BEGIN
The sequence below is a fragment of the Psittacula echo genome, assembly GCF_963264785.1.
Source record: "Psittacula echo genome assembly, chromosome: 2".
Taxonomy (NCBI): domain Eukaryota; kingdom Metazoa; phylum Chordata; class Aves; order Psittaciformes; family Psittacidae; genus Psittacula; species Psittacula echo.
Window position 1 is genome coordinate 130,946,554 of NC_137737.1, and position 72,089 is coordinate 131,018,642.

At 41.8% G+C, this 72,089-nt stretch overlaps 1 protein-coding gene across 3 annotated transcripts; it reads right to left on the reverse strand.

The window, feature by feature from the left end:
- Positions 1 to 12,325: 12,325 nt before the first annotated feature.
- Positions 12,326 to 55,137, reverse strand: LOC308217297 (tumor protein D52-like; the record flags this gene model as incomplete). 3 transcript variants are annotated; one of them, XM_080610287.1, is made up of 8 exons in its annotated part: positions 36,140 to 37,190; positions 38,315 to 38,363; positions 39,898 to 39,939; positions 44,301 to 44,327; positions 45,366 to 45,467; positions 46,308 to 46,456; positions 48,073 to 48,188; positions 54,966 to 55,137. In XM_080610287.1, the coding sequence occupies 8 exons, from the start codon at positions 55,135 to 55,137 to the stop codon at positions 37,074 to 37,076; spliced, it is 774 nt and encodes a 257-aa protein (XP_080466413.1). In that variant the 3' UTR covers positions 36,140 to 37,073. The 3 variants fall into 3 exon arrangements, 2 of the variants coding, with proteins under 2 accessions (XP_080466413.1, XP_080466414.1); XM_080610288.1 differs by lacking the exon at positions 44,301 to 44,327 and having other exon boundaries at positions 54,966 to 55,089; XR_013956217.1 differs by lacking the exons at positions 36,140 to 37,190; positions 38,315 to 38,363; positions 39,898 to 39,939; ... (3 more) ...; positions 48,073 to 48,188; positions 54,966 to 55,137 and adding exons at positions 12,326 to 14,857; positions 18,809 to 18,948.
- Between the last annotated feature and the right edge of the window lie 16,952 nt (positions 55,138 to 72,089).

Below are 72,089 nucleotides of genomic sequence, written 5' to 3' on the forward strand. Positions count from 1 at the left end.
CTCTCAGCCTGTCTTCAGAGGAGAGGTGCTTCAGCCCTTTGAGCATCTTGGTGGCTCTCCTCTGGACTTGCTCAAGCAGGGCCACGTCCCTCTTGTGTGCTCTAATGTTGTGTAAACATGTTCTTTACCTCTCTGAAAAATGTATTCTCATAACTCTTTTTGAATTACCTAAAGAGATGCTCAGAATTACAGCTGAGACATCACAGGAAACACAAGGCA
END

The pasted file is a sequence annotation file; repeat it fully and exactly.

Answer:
The sequence below is a fragment of the Psittacula echo genome, assembly GCF_963264785.1.
Source record: "Psittacula echo genome assembly, chromosome: 2".
Taxonomy (NCBI): domain Eukaryota; kingdom Metazoa; phylum Chordata; class Aves; order Psittaciformes; family Psittacidae; genus Psittacula; species Psittacula echo.
Window position 1 is genome coordinate 130,946,554 of NC_137737.1, and position 72,089 is coordinate 131,018,642.

At 41.8% G+C, this 72,089-nt stretch overlaps 1 protein-coding gene across 3 annotated transcripts; it reads right to left on the reverse strand.

The window, feature by feature from the left end:
- Positions 1 to 12,325: 12,325 nt before the first annotated feature.
- Positions 12,326 to 55,137, reverse strand: LOC308217297 (tumor protein D52-like; the record flags this gene model as incomplete). 3 transcript variants are annotated; one of them, XM_080610287.1, is made up of 8 exons in its annotated part: positions 36,140 to 37,190; positions 38,315 to 38,363; positions 39,898 to 39,939; positions 44,301 to 44,327; positions 45,366 to 45,467; positions 46,308 to 46,456; positions 48,073 to 48,188; positions 54,966 to 55,137. In XM_080610287.1, the coding sequence occupies 8 exons, from the start codon at positions 55,135 to 55,137 to the stop codon at positions 37,074 to 37,076; spliced, it is 774 nt and encodes a 257-aa protein (XP_080466413.1). In that variant the 3' UTR covers positions 36,140 to 37,073. The 3 variants fall into 3 exon arrangements, 2 of the variants coding, with proteins under 2 accessions (XP_080466413.1, XP_080466414.1); XM_080610288.1 differs by lacking the exon at positions 44,301 to 44,327 and having other exon boundaries at positions 54,966 to 55,089; XR_013956217.1 differs by lacking the exons at positions 36,140 to 37,190; positions 38,315 to 38,363; positions 39,898 to 39,939; ... (3 more) ...; positions 48,073 to 48,188; positions 54,966 to 55,137 and adding exons at positions 12,326 to 14,857; positions 18,809 to 18,948.
- Between the last annotated feature and the right edge of the window lie 16,952 nt (positions 55,138 to 72,089).

Below are 72,089 nucleotides of genomic sequence, written 5' to 3' on the forward strand. Positions count from 1 at the left end.
CTCTCAGCCTGTCTTCAGAGGAGAGGTGCTTCAGCCCTTTGAGCATCTTGGTGGCTCTCCTCTGGACTTGCTCAAGCAGGGCCACGTCCCTCTTGTGTGCTCTAATGTTGTGTAAACATGTTCTTTACCTCTCTGAAAAATGTATTCTCATAACTCTTTTTGAATTACCTAAAGAGATGCTCAGAATTACAGCTGAGACATCACAGGAAACACAAGGCA